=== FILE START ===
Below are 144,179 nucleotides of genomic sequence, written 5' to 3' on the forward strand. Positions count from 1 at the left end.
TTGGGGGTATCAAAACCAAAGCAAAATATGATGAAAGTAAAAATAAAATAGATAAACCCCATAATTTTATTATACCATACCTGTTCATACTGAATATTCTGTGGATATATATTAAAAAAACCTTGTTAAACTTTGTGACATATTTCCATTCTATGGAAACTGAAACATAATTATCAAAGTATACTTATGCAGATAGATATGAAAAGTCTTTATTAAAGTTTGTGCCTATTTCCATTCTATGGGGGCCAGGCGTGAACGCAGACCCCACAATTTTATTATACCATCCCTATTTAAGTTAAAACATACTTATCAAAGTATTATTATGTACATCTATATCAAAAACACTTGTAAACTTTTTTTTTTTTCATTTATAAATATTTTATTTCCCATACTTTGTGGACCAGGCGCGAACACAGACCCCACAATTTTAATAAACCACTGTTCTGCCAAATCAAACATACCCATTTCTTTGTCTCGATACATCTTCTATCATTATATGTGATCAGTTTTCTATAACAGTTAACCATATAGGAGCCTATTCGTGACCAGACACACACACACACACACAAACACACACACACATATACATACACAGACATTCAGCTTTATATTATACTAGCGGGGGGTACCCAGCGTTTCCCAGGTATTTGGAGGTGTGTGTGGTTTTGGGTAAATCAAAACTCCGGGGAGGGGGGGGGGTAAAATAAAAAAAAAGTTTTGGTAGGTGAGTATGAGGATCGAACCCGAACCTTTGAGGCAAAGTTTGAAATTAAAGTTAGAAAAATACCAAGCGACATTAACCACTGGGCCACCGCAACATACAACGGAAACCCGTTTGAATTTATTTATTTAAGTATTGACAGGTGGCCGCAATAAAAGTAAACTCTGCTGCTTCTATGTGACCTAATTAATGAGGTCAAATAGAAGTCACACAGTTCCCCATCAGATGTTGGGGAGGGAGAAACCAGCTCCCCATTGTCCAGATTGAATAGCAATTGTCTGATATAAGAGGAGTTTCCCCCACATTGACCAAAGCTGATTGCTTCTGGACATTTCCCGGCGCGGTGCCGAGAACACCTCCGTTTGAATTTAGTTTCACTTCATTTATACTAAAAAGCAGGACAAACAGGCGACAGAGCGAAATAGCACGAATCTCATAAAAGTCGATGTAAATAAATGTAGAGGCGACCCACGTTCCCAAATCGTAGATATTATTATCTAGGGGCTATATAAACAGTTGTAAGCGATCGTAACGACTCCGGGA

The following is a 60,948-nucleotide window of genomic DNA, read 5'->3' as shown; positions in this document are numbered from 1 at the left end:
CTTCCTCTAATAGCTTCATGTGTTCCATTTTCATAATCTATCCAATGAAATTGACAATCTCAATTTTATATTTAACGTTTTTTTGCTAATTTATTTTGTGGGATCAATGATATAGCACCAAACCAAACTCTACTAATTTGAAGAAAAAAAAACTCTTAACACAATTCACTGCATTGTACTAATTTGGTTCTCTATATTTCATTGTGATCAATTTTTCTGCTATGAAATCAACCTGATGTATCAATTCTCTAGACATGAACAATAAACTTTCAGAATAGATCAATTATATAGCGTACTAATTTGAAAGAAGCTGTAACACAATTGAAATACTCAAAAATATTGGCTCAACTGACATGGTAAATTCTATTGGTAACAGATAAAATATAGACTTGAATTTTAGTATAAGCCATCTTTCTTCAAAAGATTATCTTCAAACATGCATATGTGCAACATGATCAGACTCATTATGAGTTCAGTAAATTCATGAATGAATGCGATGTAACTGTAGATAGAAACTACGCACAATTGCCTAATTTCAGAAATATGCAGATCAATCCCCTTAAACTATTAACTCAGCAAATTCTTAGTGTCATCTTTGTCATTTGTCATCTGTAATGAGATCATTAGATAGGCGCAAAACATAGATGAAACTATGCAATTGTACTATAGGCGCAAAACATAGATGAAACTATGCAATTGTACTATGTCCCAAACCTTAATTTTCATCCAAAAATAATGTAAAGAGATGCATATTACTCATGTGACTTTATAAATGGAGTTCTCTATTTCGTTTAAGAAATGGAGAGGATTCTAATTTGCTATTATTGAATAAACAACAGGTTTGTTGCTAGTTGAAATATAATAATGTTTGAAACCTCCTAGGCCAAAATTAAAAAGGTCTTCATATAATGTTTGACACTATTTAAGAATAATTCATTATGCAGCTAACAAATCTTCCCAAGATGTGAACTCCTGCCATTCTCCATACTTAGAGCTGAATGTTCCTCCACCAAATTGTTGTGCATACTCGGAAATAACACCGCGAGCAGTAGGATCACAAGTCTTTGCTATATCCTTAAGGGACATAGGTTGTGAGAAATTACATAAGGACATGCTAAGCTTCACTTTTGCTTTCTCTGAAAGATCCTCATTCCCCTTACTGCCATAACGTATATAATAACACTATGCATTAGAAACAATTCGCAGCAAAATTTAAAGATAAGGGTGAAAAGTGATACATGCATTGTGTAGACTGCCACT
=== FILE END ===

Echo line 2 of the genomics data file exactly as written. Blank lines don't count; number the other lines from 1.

TTGGGGGTATCAAAACCAAAGCAAAATATGATGAAAGTAAAAATAAAATAGATAAACCCCATAATTTTATTATACCATACCTGTTCATACTGAATATTCTGTGGATATATATTAAAAAAACCTTGTTAAACTTTGTGACATATTTCCATTCTATGGAAACTGAAACATAATTATCAAAGTATACTTATGCAGATAGATATGAAAAGTCTTTATTAAAGTTTGTGCCTATTTCCATTCTATGGGGGCCAGGCGTGAACGCAGACCCCACAATTTTATTATACCATCCCTATTTAAGTTAAAACATACTTATCAAAGTATTATTATGTACATCTATATCAAAAACACTTGTAAACTTTTTTTTTTTTCATTTATAAATATTTTATTTCCCATACTTTGTGGACCAGGCGCGAACACAGACCCCACAATTTTAATAAACCACTGTTCTGCCAAATCAAACATACCCATTTCTTTGTCTCGATACATCTTCTATCATTATATGTGATCAGTTTTCTATAACAGTTAACCATATAGGAGCCTATTCGTGACCAGACACACACACACACACACAAACACACACACACATATACATACACAGACATTCAGCTTTATATTATACTAGCGGGGGGTACCCAGCGTTTCCCAGGTATTTGGAGGTGTGTGTGGTTTTGGGTAAATCAAAACTCCGGGGAGGGGGGGGGGTAAAATAAAAAAAAAGTTTTGGTAGGTGAGTATGAGGATCGAACCCGAACCTTTGAGGCAAAGTTTGAAATTAAAGTTAGAAAAATACCAAGCGACATTAACCACTGGGCCACCGCAACATACAACGGAAACCCGTTTGAATTTATTTATTTAAGTATTGACAGGTGGCCGCAATAAAAGTAAACTCTGCTGCTTCTATGTGACCTAATTAATGAGGTCAAATAGAAGTCACACAGTTCCCCATCAGATGTTGGGGAGGGAGAAACCAGCTCCCCATTGTCCAGATTGAATAGCAATTGTCTGATATAAGAGGAGTTTCCCCCACATTGACCAAAGCTGATTGCTTCTGGACATTTCCCGGCGCGGTGCCGAGAACACCTCCGTTTGAATTTAGTTTCACTTCATTTATACTAAAAAGCAGGACAAACAGGCGACAGAGCGAAATAGCACGAATCTCATAAAAGTCGATGTAAATAAATGTAGAGGCGACCCACGTTCCCAAATCGTAGATATTATTATCTAGGGGCTATATAAACAGTTGTAAGCGATCGTAACGACTCCGGGA